• Give the student positive self-talk phrases to aide coping, such as “It’s different today” or “It’s a new way today”. Social stories can be a good way to introduce this concept.
• To avoid the stress of moving between classes, have the student’s go to the next classroom a few minutes before the other students. An older student or one who does not have an aide could go to his next class a few minutes early, accompanied by a peer.
Difficulty With Rules
Points to note
• A student with ASD will rely on rules to give life structure and make it predictable. This can be an advantage, as rules can be used in a positive way to promote good behaviour. However, when rules change or if they are flexible a person with ASD can become anxious.
• Changes in routine can raise anxiety and affect the ability to concentrate. Too many changes in one day can be so overwhelming the person may have a complete ‘meltdown’.
• It is typical for a person with ASD to be extremely rigid when learning and applying rules and .might see rules as either ‘black or white’. The person may not understand that some rules can be bent or broken in exceptional circumstances, such as an emergency.
• Sometimes the person develops their own set of rules or firmly-held beliefs that help them cope with a confusing world. People with ASD often might become very upset if others do not play or act according to the rules.
• The student might insist on enforcing rules or ‘buy’ into grievances that don’t really concern them. They might enforce rules and scold other students as if they were the boss or an adult. This can happen when the student with ASD lacks social awareness. It can have a serious impact on social acceptance from his peers. Young people with ASD may also have a focus on punishment for the person that broke the rules.
• There is often no understanding of subtle social rules. For example, social convention dictates that students make friends with others of a similar age, values etc. The student may prefer the company of someone a lot older or younger.
What you can do
• Be careful when teaching rules. They need to be taught in a way that allows for some flexibility; the student needs to understand that some rules must be adhered to at all times, some rules can be flexible and some can be broken in exceptional circumstances. For example, rules such as respecting peers and school property should be observed without exception. ‘No interrupting when the teacher is talking’ can be a flexible rule, i.e. it is OK for a student to put his hand up if he needs to go to the toilet or is feeling unwell.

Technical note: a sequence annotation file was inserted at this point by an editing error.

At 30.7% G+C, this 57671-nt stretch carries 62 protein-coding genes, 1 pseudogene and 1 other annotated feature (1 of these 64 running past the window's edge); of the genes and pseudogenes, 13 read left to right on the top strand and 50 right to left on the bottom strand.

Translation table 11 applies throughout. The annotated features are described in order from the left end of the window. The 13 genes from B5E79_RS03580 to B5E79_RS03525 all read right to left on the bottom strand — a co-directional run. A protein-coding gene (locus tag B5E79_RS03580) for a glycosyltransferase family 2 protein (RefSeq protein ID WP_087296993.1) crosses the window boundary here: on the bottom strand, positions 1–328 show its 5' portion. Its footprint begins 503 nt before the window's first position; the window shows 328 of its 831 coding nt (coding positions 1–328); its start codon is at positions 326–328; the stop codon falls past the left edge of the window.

• Students with ASD are strong visual learners so use visual supports to reinforce rules. Make a poster with classroom rules printed on it. List these in positive terms, e.g. “Keep your desk tidy.”
• Young people with ASD need to be taught when it is appropriate to seek adult help. For example, telling a teacher if someone is hurt or in physical danger, but don’t bother the teacher with things that are not important. You will have to explain which things are not important, as small things that are minor to others can be a huge issue for people with ASD
• Carefully explain to the student that other children do not appreciate it when they are being told off or reported to teachers.
• A social story can help the student understand why it is sometimes OK to bend or break rules. Social stories are also helpful in teaching subtle rules of social interaction. See Social stories for more information.
Points to note
• People with ASD tend to have a narrow range of interests. Sometimes this will be one obsessive interest that excludes all other topics. The student may have an encyclopaedic knowledge of this obsession.
• Obsessions can take a number of forms. They can be;
– self-stimulatory behaviours (auditory, visual, tactile, motor),
– attachment to objects (trains, cars),
– interest in one topic to the exclusion of all others,
– verbal obsessions (facts, dates, statistics, car number plates),
– insistence on sameness and resistance to change (lining up objects).
Obsessions change or alter over time but are likely to be a part of the person’s life forever. They provide the person with pleasure and satisfaction. The person with ASD feels safe talking about the obsession because they can answer questions on the subject.